Reads were then collapsed and annotated with the number of times each was sequenced, so only unique reads were analyzed. The reads were then mapped using Bowtie to the D. melagonaster (dm5) genome and tRNAs obtained from FlyBase. Bowtie parameters were restricted to only output perfectly aligned matches to the tRNA sequence. The reads were aligned and mapped to the entire tRNA sequence with the CCA addition. After mapping reads to their respective tRNAs, each library was independently normalized by the total number of reads mapped to the D. melanogaster genome (v. R6.03).

Differential/preferential loading with age

We identified differential loading of tRFs with age in Ago1 and Ago2 using a ratio metric. We first identified the most abundant isoform in our 30 day libraries and used the read count numbers of that specific isoform for our ratio calculations. We calculated the ratio of 30 days to 3 days for Ago1 and Ago2 of highly abundant (1000 or more reads) tRFs. We then plotted the ratios to see loading changes that may occur with age.

To observe what was preferentially loaded (Ago1 vs Ago2) with age, we obtained a different ratio. The ratio of this measure was the ratio of reads of a particular tRF of Ago2 to Ago1 at 3 days and at 30 days.

Analysis of seeds, targeting and GO terms

In order to identify a potential seed sequence in our dataset, we generated k-mer subsequences of the tRF by applying a sliding window by shifting one nt towards the 3’ end after each subsequent k-mer generation. We then found exact matches for each of these subsequences to the conserved 5’ UTR, 3’ UTR, exon and intron regions of 12 Drosophila genomes provided by UCSC [50] and to those regions in the D. melanogaster genome. We then compared for each k-mer in a tRF the observed number of its matches in the conserved 3’ UTR regions with the expected number (based on the frequency of matches across the D. melagonaster genome) and with the average number of matches of all possible k-mers with the same nucleotide composition in conserved 3’UTRs to identify candidate seeds. Genes with exact matches of 7mer candidate seeds to the longest annotated 3’UTR were considered potential targets. While our approach is similar to TargetScan [1618], we did not use its “context score” as it was unlikely to be applicable for our cases of both 3’ and 5’ seeds. To find the preferentially targeted regions we normalized the total match counts by the total length of each respective set of regions. AmiGO [32] was used to find enriched GO-terms in our target list for each tRF.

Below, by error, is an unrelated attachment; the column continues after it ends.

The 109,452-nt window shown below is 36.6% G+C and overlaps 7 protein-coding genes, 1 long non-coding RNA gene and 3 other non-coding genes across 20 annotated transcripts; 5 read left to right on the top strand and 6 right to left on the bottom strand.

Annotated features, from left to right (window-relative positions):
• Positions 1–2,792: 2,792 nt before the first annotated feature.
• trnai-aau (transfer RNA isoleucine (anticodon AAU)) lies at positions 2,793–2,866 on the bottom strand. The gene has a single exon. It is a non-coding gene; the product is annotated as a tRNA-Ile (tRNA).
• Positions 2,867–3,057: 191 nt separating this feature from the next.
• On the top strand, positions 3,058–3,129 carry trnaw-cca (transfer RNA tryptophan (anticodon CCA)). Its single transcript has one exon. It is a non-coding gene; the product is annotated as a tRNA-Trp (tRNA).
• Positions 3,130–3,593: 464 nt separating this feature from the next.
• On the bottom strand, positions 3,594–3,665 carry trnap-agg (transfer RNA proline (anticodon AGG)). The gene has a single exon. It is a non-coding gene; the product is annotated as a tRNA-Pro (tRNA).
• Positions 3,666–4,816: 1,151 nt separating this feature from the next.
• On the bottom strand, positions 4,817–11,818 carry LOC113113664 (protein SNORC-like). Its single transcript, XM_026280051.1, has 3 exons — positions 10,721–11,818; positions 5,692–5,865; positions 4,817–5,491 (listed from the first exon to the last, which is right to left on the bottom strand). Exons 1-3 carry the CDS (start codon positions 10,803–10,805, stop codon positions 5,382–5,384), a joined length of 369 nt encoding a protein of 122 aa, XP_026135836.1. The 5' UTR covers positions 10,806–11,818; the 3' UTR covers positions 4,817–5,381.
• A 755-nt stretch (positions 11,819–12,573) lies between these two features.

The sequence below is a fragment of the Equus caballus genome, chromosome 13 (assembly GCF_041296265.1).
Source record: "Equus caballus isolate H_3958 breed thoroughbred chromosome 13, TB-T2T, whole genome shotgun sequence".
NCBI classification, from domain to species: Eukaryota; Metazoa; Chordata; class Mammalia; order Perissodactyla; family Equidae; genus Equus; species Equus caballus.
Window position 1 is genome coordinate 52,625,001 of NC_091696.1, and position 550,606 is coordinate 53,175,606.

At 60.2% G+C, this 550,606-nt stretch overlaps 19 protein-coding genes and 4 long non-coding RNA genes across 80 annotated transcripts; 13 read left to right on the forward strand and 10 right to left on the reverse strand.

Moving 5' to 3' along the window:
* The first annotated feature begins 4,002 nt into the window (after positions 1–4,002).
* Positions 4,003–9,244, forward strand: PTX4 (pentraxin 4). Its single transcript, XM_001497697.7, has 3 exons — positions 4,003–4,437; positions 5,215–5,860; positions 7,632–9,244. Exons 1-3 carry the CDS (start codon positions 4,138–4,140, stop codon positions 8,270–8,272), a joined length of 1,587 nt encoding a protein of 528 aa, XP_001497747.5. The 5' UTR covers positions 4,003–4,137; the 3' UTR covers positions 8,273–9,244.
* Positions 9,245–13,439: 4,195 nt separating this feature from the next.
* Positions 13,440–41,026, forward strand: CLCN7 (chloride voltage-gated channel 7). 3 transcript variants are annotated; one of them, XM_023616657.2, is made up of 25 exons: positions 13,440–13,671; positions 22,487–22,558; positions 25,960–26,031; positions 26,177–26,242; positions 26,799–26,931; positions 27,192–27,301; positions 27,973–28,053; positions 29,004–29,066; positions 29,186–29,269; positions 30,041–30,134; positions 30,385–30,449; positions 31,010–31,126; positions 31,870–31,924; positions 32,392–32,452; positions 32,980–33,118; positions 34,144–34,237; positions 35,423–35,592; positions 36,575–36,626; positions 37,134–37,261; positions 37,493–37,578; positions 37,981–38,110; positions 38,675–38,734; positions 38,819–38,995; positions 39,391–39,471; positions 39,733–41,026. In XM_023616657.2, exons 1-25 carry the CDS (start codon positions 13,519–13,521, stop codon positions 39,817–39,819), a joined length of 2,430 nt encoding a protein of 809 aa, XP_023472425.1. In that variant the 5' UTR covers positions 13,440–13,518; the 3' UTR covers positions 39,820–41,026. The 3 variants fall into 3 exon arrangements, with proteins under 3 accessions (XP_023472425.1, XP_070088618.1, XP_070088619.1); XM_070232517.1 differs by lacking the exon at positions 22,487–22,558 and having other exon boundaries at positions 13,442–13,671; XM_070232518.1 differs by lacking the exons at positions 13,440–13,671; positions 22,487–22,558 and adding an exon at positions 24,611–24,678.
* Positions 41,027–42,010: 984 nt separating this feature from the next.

Reviewer’s comment

Reviewer’s report 1: Dr. Eugene Koonin, NCBI, United States of America

This is a very interesting, provocative piece of analysis that suggests distinct, age-dependent regulatory roles for tRNA fragments. The age-dependent association of tRFs with Ago1 and Ago2 is highly suggestive of functional importance. The analysis of seed sequences is interesting but I think it is desirable to present statistical argument for the validity of the identified seeds. I have not understood the argument on the protective role of O-methylation. Is this based on a single abundant tRF?

On the whole, I think that in places, the article is assertive beyond what the observations justify (eg the last sentence in the Background section). To me, the regulatory function of tRFs remains a hypothesis, even if one that is compatible with an impressive body of observation. More on the semantic side, the authors repeatedly write about confirming or supporting hypotheses which does not seem to be good practice. “Compatible with the predictions” is better phrasing.

Author’s response: Following these constructive suggestions, we have added more data for the seed sequences, toned down some of the assertions and rephrased several sentences. We have removed the text on the possible role of protective 2-O-methylation of tRFs with age given the limited experimental data on oxidized RNA available.